After watching Disney Plus' Hawkeye, fans are coming away wanting to see two things: more Hawkeye episodes, and Rogers: The Musical. That fun little bit further deifies the seemingly-departed original Captain America, but also touches on an actual piece of comics history - or almost history. Because in the mid-'80s Marvel Entertainment tried to launch a Captain America Broadway show, and even went as far as a casting call.
That's right: Marvel's Sentinel of Liberty was almost singing his own showtunes on Broadway.
If you recall Captain America: The First Avenger, you'll remember Chris Evans-as-Steve-Rogers doing a little song and dance himself, but this is far, far more.
Captain America: The Broadway show
Described as "a musical spectacular" in Marvel casting ads at the time, Captain America even got a write-up in the New York Times - which gives us a hint at the story, which is… intriguing.
"The superhero will not, in fact, be particularly super when the curtain goes up. The book by Mel Mandel and Norman Sachs (who are also responsible for music and lyrics) has Captain A. going through a midlife crisis," writes New York Times' Enid Nemy in the April 5, 1985 edition. "Fortunately, the action speeds up - his girlfriend [Sharon Phillips], a candidate for President, is captured by terrorists and held hostage at the Lincoln Memorial."
The villain of the Captain America musical was a cosmetics CEO named Jay Peters, who was secretly funding the aforementioned terrorists.
Although a full song list hasn't been revealed, some of the song titles included 'Fly the Flag,' 'Into the Gym,' 'Nobody Asked Me to Lead a Parade This Year,' 'Both Ways,' 'If I Could Fall In Love,' 'Marvin Mittleman,' and 'The First Presidential.'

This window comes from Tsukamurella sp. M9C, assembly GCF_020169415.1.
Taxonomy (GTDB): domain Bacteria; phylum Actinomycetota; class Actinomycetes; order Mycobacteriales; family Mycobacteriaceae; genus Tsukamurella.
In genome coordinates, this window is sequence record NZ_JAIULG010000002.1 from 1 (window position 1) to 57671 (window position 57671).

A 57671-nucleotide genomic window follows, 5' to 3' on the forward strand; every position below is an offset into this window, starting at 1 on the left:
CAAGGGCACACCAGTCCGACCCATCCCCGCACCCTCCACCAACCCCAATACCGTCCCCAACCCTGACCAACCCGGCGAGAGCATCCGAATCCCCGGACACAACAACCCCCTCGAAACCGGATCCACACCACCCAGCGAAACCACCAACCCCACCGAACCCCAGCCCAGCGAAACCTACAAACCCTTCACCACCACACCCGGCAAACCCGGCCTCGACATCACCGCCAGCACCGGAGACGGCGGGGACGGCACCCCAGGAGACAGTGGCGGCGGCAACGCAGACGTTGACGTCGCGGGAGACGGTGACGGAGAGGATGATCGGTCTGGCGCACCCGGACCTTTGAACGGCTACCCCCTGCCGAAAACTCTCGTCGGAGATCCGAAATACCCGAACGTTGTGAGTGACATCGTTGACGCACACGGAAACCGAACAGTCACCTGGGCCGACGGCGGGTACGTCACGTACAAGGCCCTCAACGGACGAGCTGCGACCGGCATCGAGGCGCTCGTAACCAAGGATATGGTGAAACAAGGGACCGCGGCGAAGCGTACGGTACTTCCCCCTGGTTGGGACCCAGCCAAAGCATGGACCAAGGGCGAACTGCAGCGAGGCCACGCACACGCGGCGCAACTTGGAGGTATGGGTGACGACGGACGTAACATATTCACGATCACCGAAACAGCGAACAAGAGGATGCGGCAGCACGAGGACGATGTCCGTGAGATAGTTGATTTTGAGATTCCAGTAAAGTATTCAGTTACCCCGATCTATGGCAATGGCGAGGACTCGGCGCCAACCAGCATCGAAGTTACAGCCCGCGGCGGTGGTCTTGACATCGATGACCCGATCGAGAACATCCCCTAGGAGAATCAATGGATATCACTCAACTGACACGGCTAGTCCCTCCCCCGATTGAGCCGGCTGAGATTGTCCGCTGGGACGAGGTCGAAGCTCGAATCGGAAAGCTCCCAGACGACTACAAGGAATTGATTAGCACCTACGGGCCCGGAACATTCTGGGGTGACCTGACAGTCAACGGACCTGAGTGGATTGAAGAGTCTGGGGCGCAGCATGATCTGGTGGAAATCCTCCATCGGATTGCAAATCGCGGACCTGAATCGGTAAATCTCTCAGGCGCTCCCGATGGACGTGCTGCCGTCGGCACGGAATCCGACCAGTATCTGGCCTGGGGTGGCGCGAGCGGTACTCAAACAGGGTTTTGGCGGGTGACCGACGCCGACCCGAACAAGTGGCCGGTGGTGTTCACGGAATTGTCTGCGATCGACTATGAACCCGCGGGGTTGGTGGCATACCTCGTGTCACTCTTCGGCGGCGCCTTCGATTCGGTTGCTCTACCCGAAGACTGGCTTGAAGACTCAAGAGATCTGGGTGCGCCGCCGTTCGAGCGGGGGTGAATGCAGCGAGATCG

The cast of the Captain America Broadway musical
Broadway stage actor John Cullum was cast in the titular role of John Rogers, and Blazing Saddles' leading man Cleavon Little was cast as the villainous cosmetics tycoon Jay Peters. It isn't clear who was cast to play Sharon Phillips, but Linda Lavin and Cloris Leachman were both being pursued for the role at different points.
Both Lavin and Leachman had some comic adaptation bona fides already - Lavin played a Daily Planet secretary in the '70s Broadway play It's A Bird… It's A Plane… It's Superman, and Leachman played Queen Hippolyta in the '70s Wonder Woman show.
"This is essentially a love story about a man who's always been strong, independent - even macho - and a sensitive, assertive, bright, and political woman," Mandel said in a March 27, 1988 The Morning Call article.
Marvel ran casting ads in its comics for a 10 to 14-year-old female actor "who can sing, dance, and act up a storm." The character was later named 'Mister', and the House of Ideas' house ad called her "his very special friend".
Why the curtain never rose for Captain America's Broadway show
The budget for the Captain America Broadway musical was reported at $4 million at the time, which translates to about $10 million in 2021 dollars. According to the New York Times, Marvel planned to stage the production "out of town" in the fall of 1985 but bring it to Broadway in time for the winter holidays.
That never happened, however. After a series of one-off performances in the New York area to drum up funds didn't succeed, the Broadway production was put into what film fans well: 'development hell.' Marvel and the producers tried for several years to get the Broadway Captain America off the ground, but by the end of the '80s the project was mothballed.
In a coincidental turn of events, the Captain America Broadway show with a cosmetics executive as its main villain was killed once Marvel was acquired by an investment group owned by an actual cosmetics executive named Ronald Perelman (of Revlon). Among other things, Perelman wanted to trim Marvel's expenditures ahead of a stock offering - and Captain America's Broadway ambitions were one of those things cut.
The idea of an '80s musical about Captain America going through a midlife crisis and a woman running for US president in 1985 sounds fascinating, but sadly no one ever got to see the full play.
But maybe... just maybe... we'll get an extended look at Rogers: The Musical somehow. Fans got the extended Helmut Zemo dance cut, after all.
While we don't have Rogers: The Musical, we do have the best Captain America stories of all time.